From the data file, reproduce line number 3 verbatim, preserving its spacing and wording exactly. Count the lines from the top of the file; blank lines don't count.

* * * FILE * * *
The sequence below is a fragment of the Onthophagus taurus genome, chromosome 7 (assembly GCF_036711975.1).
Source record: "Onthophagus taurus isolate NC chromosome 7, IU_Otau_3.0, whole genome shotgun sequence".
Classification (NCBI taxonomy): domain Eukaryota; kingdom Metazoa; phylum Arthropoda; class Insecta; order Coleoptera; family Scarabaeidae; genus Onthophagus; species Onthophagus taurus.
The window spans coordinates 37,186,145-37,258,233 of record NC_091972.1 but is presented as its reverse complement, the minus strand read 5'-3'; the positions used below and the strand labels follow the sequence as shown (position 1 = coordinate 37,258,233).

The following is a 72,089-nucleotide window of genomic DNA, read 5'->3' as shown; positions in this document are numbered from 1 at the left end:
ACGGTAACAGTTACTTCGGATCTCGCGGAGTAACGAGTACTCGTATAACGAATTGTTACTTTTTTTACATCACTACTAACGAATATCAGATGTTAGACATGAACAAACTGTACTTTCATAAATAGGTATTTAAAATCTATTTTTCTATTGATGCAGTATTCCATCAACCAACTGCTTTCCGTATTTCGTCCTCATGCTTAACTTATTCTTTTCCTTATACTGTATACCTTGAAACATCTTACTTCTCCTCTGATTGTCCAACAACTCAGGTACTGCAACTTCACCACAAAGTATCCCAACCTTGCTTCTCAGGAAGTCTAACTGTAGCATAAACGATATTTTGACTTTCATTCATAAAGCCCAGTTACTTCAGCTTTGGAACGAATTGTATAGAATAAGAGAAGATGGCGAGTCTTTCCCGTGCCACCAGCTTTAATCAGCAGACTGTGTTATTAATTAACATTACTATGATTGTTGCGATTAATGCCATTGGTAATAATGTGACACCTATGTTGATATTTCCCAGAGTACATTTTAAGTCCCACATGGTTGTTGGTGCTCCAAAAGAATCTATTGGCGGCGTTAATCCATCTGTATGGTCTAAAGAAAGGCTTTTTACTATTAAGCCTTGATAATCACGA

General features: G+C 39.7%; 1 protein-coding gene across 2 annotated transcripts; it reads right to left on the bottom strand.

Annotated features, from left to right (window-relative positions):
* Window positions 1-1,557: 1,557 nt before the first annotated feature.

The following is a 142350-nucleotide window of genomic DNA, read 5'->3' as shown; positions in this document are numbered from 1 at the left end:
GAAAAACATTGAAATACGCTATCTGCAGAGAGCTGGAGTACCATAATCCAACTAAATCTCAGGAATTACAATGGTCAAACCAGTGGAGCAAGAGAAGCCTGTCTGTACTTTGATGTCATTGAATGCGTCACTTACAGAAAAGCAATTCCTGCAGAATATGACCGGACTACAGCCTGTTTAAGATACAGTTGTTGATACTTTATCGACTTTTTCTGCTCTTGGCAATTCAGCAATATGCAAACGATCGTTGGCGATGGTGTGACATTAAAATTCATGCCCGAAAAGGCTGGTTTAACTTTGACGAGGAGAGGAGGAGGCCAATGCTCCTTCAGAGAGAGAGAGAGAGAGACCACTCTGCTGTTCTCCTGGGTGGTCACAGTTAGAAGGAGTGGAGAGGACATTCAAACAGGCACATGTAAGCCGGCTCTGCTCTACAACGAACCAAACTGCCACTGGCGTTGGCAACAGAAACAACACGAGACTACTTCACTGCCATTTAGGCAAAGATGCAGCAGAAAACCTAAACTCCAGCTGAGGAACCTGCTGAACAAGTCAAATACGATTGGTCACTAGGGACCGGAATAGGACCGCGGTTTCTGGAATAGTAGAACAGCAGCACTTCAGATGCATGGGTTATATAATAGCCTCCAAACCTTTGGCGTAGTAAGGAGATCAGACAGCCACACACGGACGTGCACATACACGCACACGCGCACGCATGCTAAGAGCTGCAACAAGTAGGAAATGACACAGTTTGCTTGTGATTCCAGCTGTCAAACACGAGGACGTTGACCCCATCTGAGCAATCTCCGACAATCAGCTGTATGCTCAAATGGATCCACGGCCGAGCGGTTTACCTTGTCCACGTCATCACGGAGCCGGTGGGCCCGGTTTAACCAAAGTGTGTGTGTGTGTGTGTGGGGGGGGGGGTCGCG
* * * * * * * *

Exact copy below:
Classification (NCBI taxonomy): domain Eukaryota; kingdom Metazoa; phylum Arthropoda; class Insecta; order Coleoptera; family Scarabaeidae; genus Onthophagus; species Onthophagus taurus.